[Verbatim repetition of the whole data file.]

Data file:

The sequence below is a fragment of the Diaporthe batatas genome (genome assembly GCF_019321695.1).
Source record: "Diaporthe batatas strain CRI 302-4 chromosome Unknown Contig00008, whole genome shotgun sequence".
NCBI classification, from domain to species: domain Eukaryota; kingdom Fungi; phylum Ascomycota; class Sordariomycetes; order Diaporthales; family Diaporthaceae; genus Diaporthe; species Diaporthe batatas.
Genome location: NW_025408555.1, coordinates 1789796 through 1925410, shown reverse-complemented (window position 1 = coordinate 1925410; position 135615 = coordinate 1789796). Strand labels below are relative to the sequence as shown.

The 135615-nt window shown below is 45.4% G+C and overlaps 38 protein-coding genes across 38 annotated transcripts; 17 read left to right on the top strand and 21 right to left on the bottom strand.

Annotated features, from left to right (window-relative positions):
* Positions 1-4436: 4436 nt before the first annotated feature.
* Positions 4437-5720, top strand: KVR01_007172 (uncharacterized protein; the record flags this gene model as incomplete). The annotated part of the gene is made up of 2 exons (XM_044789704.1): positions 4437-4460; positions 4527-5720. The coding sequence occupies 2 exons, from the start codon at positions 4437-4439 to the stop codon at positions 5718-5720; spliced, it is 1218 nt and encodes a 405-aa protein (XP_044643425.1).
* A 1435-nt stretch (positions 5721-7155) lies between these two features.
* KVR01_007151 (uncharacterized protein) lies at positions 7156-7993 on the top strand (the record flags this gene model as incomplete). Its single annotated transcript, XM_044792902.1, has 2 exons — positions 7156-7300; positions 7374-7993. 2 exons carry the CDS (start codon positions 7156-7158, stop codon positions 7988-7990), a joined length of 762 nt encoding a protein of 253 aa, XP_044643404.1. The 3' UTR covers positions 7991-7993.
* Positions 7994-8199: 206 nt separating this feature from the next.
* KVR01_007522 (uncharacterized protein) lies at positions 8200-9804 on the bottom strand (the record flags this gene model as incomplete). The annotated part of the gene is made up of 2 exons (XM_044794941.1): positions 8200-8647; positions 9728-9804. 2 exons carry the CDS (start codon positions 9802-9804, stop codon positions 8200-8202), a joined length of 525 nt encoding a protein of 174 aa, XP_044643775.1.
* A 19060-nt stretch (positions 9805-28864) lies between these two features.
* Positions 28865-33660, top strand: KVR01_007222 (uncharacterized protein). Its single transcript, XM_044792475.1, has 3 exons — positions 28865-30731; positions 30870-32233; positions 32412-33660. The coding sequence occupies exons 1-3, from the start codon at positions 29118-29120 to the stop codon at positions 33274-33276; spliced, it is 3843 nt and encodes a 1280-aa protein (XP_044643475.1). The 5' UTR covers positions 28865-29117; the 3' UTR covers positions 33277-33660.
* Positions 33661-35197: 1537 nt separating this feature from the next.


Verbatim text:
The sequence below is a fragment of the Diaporthe batatas genome (genome assembly GCF_019321695.1).
Source record: "Diaporthe batatas strain CRI 302-4 chromosome Unknown Contig00008, whole genome shotgun sequence".
NCBI classification, from domain to species: domain Eukaryota; kingdom Fungi; phylum Ascomycota; class Sordariomycetes; order Diaporthales; family Diaporthaceae; genus Diaporthe; species Diaporthe batatas.
Genome location: NW_025408555.1, coordinates 1789796 through 1925410, shown reverse-complemented (window position 1 = coordinate 1925410; position 135615 = coordinate 1789796). Strand labels below are relative to the sequence as shown.

The 135615-nt window shown below is 45.4% G+C and overlaps 38 protein-coding genes across 38 annotated transcripts; 17 read left to right on the top strand and 21 right to left on the bottom strand.

Annotated features, from left to right (window-relative positions):
* Positions 1-4436: 4436 nt before the first annotated feature.
* Positions 4437-5720, top strand: KVR01_007172 (uncharacterized protein; the record flags this gene model as incomplete). The annotated part of the gene is made up of 2 exons (XM_044789704.1): positions 4437-4460; positions 4527-5720. The coding sequence occupies 2 exons, from the start codon at positions 4437-4439 to the stop codon at positions 5718-5720; spliced, it is 1218 nt and encodes a 405-aa protein (XP_044643425.1).
* A 1435-nt stretch (positions 5721-7155) lies between these two features.
* KVR01_007151 (uncharacterized protein) lies at positions 7156-7993 on the top strand (the record flags this gene model as incomplete). Its single annotated transcript, XM_044792902.1, has 2 exons — positions 7156-7300; positions 7374-7993. 2 exons carry the CDS (start codon positions 7156-7158, stop codon positions 7988-7990), a joined length of 762 nt encoding a protein of 253 aa, XP_044643404.1. The 3' UTR covers positions 7991-7993.
* Positions 7994-8199: 206 nt separating this feature from the next.
* KVR01_007522 (uncharacterized protein) lies at positions 8200-9804 on the bottom strand (the record flags this gene model as incomplete). The annotated part of the gene is made up of 2 exons (XM_044794941.1): positions 8200-8647; positions 9728-9804. 2 exons carry the CDS (start codon positions 9802-9804, stop codon positions 8200-8202), a joined length of 525 nt encoding a protein of 174 aa, XP_044643775.1.
* A 19060-nt stretch (positions 9805-28864) lies between these two features.
* Positions 28865-33660, top strand: KVR01_007222 (uncharacterized protein). Its single transcript, XM_044792475.1, has 3 exons — positions 28865-30731; positions 30870-32233; positions 32412-33660. The coding sequence occupies exons 1-3, from the start codon at positions 29118-29120 to the stop codon at positions 33274-33276; spliced, it is 3843 nt and encodes a 1280-aa protein (XP_044643475.1). The 5' UTR covers positions 28865-29117; the 3' UTR covers positions 33277-33660.
* Positions 33661-35197: 1537 nt separating this feature from the next.